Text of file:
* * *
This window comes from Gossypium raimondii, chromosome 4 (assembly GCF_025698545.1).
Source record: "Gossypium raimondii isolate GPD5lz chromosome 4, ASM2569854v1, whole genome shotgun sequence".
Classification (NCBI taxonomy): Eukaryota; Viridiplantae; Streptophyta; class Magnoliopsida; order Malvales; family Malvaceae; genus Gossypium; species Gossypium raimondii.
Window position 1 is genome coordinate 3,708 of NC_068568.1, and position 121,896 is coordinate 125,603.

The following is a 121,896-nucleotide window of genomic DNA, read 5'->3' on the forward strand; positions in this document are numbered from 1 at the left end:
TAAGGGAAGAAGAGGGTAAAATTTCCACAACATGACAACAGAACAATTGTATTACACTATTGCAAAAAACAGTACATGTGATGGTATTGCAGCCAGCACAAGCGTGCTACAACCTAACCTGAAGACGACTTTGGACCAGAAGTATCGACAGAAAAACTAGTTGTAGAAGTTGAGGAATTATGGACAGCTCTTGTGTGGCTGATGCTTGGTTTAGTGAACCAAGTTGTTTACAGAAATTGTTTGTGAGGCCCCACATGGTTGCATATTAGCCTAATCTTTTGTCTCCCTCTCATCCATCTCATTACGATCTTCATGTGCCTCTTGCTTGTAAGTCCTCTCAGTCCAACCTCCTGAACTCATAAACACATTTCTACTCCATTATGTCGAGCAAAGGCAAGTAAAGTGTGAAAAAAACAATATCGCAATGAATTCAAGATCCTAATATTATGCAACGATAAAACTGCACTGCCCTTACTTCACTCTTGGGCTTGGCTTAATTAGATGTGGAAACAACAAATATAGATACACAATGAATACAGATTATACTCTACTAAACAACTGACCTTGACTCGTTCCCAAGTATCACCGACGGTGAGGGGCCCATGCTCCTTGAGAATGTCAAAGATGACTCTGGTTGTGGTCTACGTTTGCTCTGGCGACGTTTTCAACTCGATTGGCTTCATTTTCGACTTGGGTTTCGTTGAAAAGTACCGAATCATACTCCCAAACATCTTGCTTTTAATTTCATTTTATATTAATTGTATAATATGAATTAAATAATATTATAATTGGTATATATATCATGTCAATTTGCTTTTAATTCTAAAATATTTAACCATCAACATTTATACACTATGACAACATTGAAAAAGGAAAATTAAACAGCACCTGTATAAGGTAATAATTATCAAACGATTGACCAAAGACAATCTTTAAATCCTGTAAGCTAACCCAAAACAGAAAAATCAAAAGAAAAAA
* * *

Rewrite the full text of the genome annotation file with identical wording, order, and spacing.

This window comes from Gossypium raimondii, chromosome 4 (assembly GCF_025698545.1).
Source record: "Gossypium raimondii isolate GPD5lz chromosome 4, ASM2569854v1, whole genome shotgun sequence".
Classification (NCBI taxonomy): Eukaryota; Viridiplantae; Streptophyta; class Magnoliopsida; order Malvales; family Malvaceae; genus Gossypium; species Gossypium raimondii.
Window position 1 is genome coordinate 3,708 of NC_068568.1, and position 121,896 is coordinate 125,603.

The following is a 121,896-nucleotide window of genomic DNA, read 5'->3' on the forward strand; positions in this document are numbered from 1 at the left end:
TAAGGGAAGAAGAGGGTAAAATTTCCACAACATGACAACAGAACAATTGTATTACACTATTGCAAAAAACAGTACATGTGATGGTATTGCAGCCAGCACAAGCGTGCTACAACCTAACCTGAAGACGACTTTGGACCAGAAGTATCGACAGAAAAACTAGTTGTAGAAGTTGAGGAATTATGGACAGCTCTTGTGTGGCTGATGCTTGGTTTAGTGAACCAAGTTGTTTACAGAAATTGTTTGTGAGGCCCCACATGGTTGCATATTAGCCTAATCTTTTGTCTCCCTCTCATCCATCTCATTACGATCTTCATGTGCCTCTTGCTTGTAAGTCCTCTCAGTCCAACCTCCTGAACTCATAAACACATTTCTACTCCATTATGTCGAGCAAAGGCAAGTAAAGTGTGAAAAAAACAATATCGCAATGAATTCAAGATCCTAATATTATGCAACGATAAAACTGCACTGCCCTTACTTCACTCTTGGGCTTGGCTTAATTAGATGTGGAAACAACAAATATAGATACACAATGAATACAGATTATACTCTACTAAACAACTGACCTTGACTCGTTCCCAAGTATCACCGACGGTGAGGGGCCCATGCTCCTTGAGAATGTCAAAGATGACTCTGGTTGTGGTCTACGTTTGCTCTGGCGACGTTTTCAACTCGATTGGCTTCATTTTCGACTTGGGTTTCGTTGAAAAGTACCGAATCATACTCCCAAACATCTTGCTTTTAATTTCATTTTATATTAATTGTATAATATGAATTAAATAATATTATAATTGGTATATATATCATGTCAATTTGCTTTTAATTCTAAAATATTTAACCATCAACATTTATACACTATGACAACATTGAAAAAGGAAAATTAAACAGCACCTGTATAAGGTAATAATTATCAAACGATTGACCAAAGACAATCTTTAAATCCTGTAAGCTAACCCAAAACAGAAAAATCAAAAGAAAAAA